Sustainability is Not an Add-on or a Departmental Issue

Sustainability is Not an Add-on or a Departmental Issue

Like security and compliance, sustainability is pervasive, creeping into every corner of the organisation, the CIO, will be right at the heart of its planning and implementation.

A curious phenomenon has emerged with environmental action within organisations. For once, the staff appear to be ahead of the business.

Most businesses are slow to realise that an intelligent approach to sustainability can actually benefit the organisation, in the short term as well as the long term. In our research, we discovered that a majority of employees are willing to support environmental actions. Perhaps this is because they are unfettered by the usual concerns of running a business or perhaps it's because they already take environmental matters seriously at home. Maybe through recycling or boycotting plastic bags...

Whatever the reasons, this is an interesting departure from previous behavioural change initiatives. New regulatory compliance (such as Sarbanes Oxley) involves extra work for all and, when people are already under the cosh, they resist. But, when it comes to environmental initiatives, it seems likely that management will find itself pushing against an open door.

Unfortunately, management quite often doesn't realise there's a door to be pushed. And in their frustration, staff start isolated grass roots actions. No doubt they start with good intentions, and many are very successful. But they can never work as well or as comprehensively as those that happen in organisations where the drive and the commitment come from the very top.

Last month, a very major organisation (which already has a strong environmental strategy) decided to allow its staff a free rein to take environmental initiatives of their own invention, for one day. The result was a mish-mash of initiatives, every one of which was enthusiastically adopted, but some of which did not have the desired environmental outcome. In terms of motivation and raising awareness in the minds of the staff, the day was an unquestionable success. But what happened to drinks machine cups that weren't binned, for example? They stayed out of landfill but did they really get recycled? Or were they washed and reused? Either of these measures would require energy, chemicals, and so on. In an ideal world, sustainability means reusing everything at an equal or higher level than it was used before. The caveat has to be that, in order for this to happen, we shouldn't produce more carbon or consume more raw materials than we save through the exercise.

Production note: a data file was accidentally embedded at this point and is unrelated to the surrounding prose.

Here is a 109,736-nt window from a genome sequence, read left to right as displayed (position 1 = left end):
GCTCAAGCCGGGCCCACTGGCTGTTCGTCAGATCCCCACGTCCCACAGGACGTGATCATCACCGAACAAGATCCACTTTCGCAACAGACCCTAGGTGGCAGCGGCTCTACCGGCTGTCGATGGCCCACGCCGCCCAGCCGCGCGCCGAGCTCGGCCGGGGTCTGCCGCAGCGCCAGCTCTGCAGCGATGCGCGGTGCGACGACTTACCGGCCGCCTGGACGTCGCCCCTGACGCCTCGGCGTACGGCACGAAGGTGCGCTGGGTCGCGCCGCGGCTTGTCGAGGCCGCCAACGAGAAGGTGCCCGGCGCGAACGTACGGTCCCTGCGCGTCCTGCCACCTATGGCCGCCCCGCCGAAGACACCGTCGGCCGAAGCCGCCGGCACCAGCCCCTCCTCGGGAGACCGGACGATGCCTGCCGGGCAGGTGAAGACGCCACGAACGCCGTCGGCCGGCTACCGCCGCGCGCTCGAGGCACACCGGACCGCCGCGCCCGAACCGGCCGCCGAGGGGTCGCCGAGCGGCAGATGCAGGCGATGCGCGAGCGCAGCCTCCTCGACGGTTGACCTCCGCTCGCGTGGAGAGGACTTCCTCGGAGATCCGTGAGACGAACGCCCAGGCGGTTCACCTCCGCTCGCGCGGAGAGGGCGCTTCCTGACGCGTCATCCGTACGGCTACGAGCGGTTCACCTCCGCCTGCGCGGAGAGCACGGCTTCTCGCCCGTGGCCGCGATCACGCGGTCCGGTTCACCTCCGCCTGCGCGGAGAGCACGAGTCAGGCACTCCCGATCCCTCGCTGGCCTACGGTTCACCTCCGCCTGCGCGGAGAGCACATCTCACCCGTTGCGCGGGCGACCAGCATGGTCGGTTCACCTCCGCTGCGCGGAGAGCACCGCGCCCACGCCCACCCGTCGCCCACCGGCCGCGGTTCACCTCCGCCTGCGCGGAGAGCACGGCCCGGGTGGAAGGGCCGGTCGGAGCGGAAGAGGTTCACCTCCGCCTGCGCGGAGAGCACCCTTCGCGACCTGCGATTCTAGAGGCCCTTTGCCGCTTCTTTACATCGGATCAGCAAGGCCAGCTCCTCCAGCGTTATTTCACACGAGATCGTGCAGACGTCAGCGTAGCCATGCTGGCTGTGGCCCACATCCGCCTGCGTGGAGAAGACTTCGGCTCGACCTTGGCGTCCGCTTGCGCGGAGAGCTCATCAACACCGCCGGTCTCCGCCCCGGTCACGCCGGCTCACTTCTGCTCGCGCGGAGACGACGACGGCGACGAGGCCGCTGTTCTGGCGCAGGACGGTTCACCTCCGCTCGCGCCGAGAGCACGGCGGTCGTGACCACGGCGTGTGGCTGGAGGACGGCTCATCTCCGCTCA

In 'real life' we certainly need to brainstorm all kinds of measures but then put them through a scientific and business practicality filter before implementing them. If we rely on grass roots movements to bring about environmental change, then we are likely to end up with pockets of excellence led by informed people. And pockets of well-meaning but misguided actions led by people whose enthusiasm outweighs their comprehension.

Better by far, to start at the top, with a board which quietly weighs up the drivers for environmental action. Our research shows that money and regulation are the two primary drivers for change, with reputation running a close third. Very few companies will take a lead on sustainability for its own sake although some non-commercial organisations might. Having said that, they also have budgetary targets, so the opportunity for such idealism is still somewhat limited.

With internal and external drivers clearly identified, word can start to go out. And this usually means identifying champions or leaders in each operating division or department. With the commitment of the board and a clear understanding of the objectives, they can lead and act as a 'go to' person for all environmental issues. In this way, leadership cascades down the organisation to those responsible for implementation: the staff themselves.

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